Expected clickthrough rate

A part of Google Ads Quality Score

One part of your Quality Score is your Expected clickthrough rate, to read more about Quality Score look at the post “What is Google Ads Quality Score”.

Expected clickthrough rate is exactly what it sounds like – a measurement on how likely your Ads are to be clicked on when shown.  

There are three different scores you can get, “Below average”, “Average” and “Above average”.

The statuses are different from your actual click through rate (CTR) since it is an estimate done by Google which doesn’t take into consideration position, extensions and other ad formats.

And this is important. Because you can have a good CTR because you are the winner the auction and your Ad is the first result – but your estimate clickthrough rate will give you an indicator if that CTR is as high as it could be.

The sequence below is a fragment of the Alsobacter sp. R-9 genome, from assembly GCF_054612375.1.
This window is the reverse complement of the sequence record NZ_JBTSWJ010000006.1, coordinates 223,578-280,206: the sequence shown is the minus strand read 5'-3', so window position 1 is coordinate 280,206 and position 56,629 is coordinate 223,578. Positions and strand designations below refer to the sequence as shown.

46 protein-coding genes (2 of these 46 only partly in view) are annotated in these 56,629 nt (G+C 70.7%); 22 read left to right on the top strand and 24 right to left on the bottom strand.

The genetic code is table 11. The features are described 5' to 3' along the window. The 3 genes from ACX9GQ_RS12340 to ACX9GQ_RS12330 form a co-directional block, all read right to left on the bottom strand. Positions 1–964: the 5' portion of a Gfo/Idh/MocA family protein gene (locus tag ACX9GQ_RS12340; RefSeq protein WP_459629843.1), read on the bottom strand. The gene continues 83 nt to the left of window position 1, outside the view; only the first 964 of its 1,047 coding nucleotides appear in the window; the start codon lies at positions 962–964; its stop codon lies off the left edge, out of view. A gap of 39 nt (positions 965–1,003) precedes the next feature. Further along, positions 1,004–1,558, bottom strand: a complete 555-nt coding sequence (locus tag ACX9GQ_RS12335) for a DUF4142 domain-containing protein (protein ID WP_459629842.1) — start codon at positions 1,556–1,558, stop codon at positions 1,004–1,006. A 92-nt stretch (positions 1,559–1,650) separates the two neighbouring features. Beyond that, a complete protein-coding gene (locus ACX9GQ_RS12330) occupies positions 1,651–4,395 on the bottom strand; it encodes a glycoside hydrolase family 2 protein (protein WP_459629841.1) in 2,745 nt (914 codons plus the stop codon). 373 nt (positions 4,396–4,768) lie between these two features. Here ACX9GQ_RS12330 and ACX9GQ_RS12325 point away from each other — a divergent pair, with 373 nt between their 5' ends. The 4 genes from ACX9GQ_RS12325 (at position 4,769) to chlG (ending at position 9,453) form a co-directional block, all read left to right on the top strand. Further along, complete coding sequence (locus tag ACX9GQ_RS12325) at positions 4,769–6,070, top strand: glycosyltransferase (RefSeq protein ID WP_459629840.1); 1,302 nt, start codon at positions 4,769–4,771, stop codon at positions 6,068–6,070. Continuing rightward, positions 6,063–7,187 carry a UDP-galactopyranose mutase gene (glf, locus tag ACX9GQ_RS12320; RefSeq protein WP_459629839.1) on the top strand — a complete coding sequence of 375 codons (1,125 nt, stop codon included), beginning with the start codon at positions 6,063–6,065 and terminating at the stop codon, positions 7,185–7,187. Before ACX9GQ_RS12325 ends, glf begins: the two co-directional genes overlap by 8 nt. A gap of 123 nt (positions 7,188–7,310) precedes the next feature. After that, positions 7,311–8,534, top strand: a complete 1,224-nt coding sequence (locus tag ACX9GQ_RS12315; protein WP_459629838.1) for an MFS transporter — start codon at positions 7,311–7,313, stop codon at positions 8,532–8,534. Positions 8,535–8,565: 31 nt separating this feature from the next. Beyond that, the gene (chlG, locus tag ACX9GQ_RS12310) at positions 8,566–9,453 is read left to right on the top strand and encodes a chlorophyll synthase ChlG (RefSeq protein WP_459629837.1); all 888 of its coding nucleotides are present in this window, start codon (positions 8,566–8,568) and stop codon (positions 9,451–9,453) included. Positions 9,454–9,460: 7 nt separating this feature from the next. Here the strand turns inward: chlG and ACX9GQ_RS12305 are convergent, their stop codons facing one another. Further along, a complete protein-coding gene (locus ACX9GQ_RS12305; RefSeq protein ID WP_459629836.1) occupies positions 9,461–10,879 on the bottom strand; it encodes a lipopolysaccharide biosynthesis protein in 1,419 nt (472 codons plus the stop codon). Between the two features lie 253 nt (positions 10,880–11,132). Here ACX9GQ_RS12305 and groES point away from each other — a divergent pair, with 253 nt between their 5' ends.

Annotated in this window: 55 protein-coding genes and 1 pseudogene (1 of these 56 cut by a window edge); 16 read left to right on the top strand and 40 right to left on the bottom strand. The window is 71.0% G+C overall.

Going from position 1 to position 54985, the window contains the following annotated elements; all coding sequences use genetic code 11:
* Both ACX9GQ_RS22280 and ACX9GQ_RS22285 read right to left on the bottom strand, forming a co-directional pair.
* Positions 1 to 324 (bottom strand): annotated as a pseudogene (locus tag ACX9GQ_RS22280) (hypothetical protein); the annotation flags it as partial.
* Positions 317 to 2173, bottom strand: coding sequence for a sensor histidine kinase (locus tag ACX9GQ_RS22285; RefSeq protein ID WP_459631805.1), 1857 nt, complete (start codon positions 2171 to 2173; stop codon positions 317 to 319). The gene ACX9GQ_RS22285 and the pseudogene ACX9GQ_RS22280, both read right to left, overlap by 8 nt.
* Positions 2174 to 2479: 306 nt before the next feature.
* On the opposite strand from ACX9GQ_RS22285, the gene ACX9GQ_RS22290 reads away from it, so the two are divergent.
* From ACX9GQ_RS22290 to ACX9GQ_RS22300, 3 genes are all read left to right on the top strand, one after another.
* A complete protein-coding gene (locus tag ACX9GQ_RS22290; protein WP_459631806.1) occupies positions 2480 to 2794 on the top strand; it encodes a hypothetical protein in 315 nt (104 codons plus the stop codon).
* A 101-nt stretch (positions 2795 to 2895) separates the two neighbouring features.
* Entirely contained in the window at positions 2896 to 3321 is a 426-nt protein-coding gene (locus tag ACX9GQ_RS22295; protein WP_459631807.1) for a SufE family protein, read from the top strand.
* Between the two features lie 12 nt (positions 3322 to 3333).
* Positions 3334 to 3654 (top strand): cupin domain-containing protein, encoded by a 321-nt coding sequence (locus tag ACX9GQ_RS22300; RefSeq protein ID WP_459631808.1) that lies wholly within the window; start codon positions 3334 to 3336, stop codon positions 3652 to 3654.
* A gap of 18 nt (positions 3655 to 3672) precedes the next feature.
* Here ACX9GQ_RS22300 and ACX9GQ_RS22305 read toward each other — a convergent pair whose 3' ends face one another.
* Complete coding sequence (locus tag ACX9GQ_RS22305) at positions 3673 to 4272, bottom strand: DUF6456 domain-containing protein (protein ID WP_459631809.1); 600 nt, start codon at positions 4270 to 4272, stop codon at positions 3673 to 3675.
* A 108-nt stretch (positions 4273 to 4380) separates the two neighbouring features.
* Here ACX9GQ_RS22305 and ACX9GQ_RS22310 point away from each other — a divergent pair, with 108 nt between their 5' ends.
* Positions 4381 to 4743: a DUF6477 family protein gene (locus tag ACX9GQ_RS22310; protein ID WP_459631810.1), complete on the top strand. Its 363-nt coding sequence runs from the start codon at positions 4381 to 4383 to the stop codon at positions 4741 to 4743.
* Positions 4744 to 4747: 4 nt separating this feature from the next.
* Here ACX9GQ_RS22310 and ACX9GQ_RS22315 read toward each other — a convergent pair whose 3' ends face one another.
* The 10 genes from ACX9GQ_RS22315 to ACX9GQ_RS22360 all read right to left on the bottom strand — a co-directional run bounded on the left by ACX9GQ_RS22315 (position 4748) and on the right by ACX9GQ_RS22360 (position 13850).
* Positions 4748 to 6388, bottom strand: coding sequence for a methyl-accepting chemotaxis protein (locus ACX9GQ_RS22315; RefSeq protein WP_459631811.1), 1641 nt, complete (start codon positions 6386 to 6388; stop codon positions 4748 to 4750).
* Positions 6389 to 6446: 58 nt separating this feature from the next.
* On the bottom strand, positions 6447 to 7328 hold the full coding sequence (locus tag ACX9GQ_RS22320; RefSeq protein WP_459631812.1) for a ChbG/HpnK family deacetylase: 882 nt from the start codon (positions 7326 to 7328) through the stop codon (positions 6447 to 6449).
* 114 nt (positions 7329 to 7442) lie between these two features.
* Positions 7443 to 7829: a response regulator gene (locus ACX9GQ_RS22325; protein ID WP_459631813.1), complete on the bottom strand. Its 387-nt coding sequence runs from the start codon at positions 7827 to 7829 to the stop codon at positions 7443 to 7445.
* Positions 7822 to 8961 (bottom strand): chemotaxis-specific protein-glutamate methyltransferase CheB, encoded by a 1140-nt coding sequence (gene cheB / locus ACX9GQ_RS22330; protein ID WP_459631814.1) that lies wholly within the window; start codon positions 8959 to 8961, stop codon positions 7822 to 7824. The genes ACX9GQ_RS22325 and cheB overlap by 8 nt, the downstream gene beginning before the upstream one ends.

The expected clickthrough rate is meant to be an indicator that you have irrelevant keywords, but it could also be an indicator that the keyword is linking to an irrelevant page, is shown for an irrelevant audience or that the Ad copy isn’t as good as it could be.

A few things to keep in mind

  • The evaluation is adjusted the more impressions an Ad gets, so don’t jump to any conclusions to quickly
  • The Expected clickthrough rate is based on which network is shown on, so you won’t get a penalty to include Google Seach Partners/Display network even though those have a much lower CTR
  • This is a relative metric. That means that even if you have a CTR which is through the roof, you can still end up with an eCTR that is Average or Below Average